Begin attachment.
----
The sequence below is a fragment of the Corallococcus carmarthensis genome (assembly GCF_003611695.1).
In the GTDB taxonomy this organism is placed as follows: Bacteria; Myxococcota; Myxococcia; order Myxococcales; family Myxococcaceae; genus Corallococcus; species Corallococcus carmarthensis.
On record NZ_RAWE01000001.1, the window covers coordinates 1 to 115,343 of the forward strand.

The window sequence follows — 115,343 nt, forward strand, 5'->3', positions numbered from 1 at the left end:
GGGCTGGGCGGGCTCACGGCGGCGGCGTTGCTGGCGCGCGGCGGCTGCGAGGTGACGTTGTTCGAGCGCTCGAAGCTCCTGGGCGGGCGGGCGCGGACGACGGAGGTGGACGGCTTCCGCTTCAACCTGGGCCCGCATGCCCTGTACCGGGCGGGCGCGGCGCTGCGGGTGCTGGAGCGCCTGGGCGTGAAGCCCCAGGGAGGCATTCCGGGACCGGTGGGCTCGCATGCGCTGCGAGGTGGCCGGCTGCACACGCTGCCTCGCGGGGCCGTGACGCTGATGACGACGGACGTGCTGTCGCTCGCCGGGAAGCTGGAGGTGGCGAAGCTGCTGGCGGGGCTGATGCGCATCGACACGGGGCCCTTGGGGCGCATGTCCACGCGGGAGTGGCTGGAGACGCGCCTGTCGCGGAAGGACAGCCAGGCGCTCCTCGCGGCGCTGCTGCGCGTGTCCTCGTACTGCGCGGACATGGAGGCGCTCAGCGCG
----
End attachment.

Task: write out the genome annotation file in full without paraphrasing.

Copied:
The sequence below is a fragment of the Corallococcus carmarthensis genome (assembly GCF_003611695.1).
In the GTDB taxonomy this organism is placed as follows: Bacteria; Myxococcota; Myxococcia; order Myxococcales; family Myxococcaceae; genus Corallococcus; species Corallococcus carmarthensis.
On record NZ_RAWE01000001.1, the window covers coordinates 1 to 115,343 of the forward strand.

The window sequence follows — 115,343 nt, forward strand, 5'->3', positions numbered from 1 at the left end:
GGGCTGGGCGGGCTCACGGCGGCGGCGTTGCTGGCGCGCGGCGGCTGCGAGGTGACGTTGTTCGAGCGCTCGAAGCTCCTGGGCGGGCGGGCGCGGACGACGGAGGTGGACGGCTTCCGCTTCAACCTGGGCCCGCATGCCCTGTACCGGGCGGGCGCGGCGCTGCGGGTGCTGGAGCGCCTGGGCGTGAAGCCCCAGGGAGGCATTCCGGGACCGGTGGGCTCGCATGCGCTGCGAGGTGGCCGGCTGCACACGCTGCCTCGCGGGGCCGTGACGCTGATGACGACGGACGTGCTGTCGCTCGCCGGGAAGCTGGAGGTGGCGAAGCTGCTGGCGGGGCTGATGCGCATCGACACGGGGCCCTTGGGGCGCATGTCCACGCGGGAGTGGCTGGAGACGCGCCTGTCGCGGAAGGACAGCCAGGCGCTCCTCGCGGCGCTGCTGCGCGTGTCCTCGTACTGCGCGGACATGGAGGCGCTCAGCGCG